Viet Nam's livestock sector needs to prepare for several trade agreements expected to create huge challenges for farmers and enterprises.
|A poultry farm run by a household in Yen Mo District, Ninh Binh Province. Viet Nam's livestock sector expects several trade agreements to pose huge challenges for farmers. — VNA/VNS Photo Dinh Hue|
This was the subject of meeting by Government officials and experts about restructuring the sector in the final months of the year in Ha Noi on Thursday.
Despite meat productivity increasing by at least four per cent this year compared to 2013, many obstacles remain unresolved.
The biggest are productivity and the cost of meat. Viet Nam produces much less meat than other countries, but it is also more expensive.
"We have the second largest number of farm ducks in the world and the fifth biggest number of pigs, yet productivity is nowhere close to the international average," said the Minister of Agriculture and Rural Development, Cao Duc Phat, at the meeting.
"The fear is that when the trade agreements come into effect and the tariff rate is brought down to zero, imported meat products will instantly flood our market," he added.
One of another three major challenges threatening domestic animal raising include the loose co-operation between authorities, enterprises and farmers in the production chain, said National Institute of Animal Sciences Director Nguyen Thanh Son.
"Antibiotics and growth stimulants are still found in domestic meat, limit the chances of exporting meat products," Son added.
The overly complicated red tape was also blamed for the sluggish development of the breeding sector.
Recently, a report that farmers had to pay up to 14 different kinds of taxes to raise a single chicken made the headlines throughout Viet Nam.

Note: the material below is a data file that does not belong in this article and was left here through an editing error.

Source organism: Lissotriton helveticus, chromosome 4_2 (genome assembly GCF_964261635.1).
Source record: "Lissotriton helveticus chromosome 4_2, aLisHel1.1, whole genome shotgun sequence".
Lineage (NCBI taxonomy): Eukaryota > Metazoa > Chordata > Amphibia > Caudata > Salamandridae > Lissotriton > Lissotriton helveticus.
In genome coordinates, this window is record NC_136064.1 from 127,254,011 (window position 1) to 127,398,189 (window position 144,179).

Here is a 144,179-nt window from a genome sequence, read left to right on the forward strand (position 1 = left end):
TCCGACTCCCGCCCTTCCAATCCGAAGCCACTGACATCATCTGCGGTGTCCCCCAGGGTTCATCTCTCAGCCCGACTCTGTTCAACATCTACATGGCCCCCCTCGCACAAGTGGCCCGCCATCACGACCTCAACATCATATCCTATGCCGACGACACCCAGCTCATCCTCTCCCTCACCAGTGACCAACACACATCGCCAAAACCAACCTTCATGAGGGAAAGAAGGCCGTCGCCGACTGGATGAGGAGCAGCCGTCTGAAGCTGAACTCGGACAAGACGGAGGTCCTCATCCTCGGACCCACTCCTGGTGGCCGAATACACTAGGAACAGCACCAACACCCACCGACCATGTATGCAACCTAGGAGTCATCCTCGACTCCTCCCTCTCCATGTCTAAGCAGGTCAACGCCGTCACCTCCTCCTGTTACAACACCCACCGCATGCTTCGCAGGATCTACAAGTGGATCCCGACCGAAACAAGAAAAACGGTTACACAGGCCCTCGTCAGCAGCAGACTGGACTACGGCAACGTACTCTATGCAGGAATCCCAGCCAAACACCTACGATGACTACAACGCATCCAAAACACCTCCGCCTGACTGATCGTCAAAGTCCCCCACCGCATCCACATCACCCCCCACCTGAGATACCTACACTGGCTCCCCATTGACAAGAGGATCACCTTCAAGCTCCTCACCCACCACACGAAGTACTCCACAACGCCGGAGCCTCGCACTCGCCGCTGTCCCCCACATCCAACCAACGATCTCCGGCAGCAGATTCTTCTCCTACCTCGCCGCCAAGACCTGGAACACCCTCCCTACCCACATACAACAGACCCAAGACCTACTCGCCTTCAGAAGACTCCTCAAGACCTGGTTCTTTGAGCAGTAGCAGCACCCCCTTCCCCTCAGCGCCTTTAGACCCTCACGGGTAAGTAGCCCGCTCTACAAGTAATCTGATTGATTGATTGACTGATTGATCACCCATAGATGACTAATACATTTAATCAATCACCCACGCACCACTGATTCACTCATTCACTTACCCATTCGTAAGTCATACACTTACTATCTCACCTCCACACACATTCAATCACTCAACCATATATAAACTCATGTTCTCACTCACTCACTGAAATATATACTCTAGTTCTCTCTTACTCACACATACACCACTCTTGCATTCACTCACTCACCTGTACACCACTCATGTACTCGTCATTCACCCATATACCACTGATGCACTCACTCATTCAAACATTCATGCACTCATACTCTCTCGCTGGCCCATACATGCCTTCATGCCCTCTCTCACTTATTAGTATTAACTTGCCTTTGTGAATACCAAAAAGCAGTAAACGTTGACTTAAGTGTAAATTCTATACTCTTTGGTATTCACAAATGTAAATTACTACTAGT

The taxes cover quarantine work on the chickens and even on the trucks that deliver the birds. There are also taxes on the number of eggs laid and on the meat produced.
"Such red tape is very disturbing to the development of the sector," Son said.
To solve all those challenges, the livestock sector should restructure to produce competitive, high-quality products for the global market, said Minister Phat.
He added that the restructuring should begin with a change of mindset.
The chairman of the Viet Nam Animal Feed Association, Le Ba Lich, agreed, adding that authorities at all levels still thought the breeding sector was meant to serve domestic demand only.
"This mindset should be changed, especially when Viet Nam is signing numerous free-trade agreements," Lich added.
The Trans-Pacific Partnership (TPP) and the ASEAN Free Trade Area (AFTA) are trade pacts that aim to fully eliminate tariffs on many imported goods, including those from Viet Nam.
"If the husbandry sector wants to join the global stage following the signing of these agreements, its products have to compete in quality and price," said Lich.
Deputy Minister of Agriculture and Rural Development Vu Van Tam suggested that the Department of Livestock (DoL) and the Department of Animal Health (DoAH) be more active in promoting development of the sector.
He said DoL had to build a market database for farmers and enterprises so that they make timely adjustments to their production.
Meanwhile, the DoAH was asked to make efforts not only in disease prevention in livestock, but also in reducing farming costs.
Meanwhile, Lich criticised the Ministry of Agriculture and Rural Development for being ignorant about reality.
"It kept repeating that enterprises should be the leading force in reconstruction, yet no Vietnamese enterprise was strong enough to do this," Lich said.
He said that most domestic enterprises in the breeding sector had the capital of only about VND5 billion (US$227,000) compared to the $100 million animal feed factory backed by a foreign company in Hai Duong.
Additionally, a lack of co-operation in the production chain was long acknowledged by the Ministry, yet the question of how to further link parts of the chain remained unanswered.
"The Ministry should research the mechanisms to promote co-ordination between production and distribution," Lich said.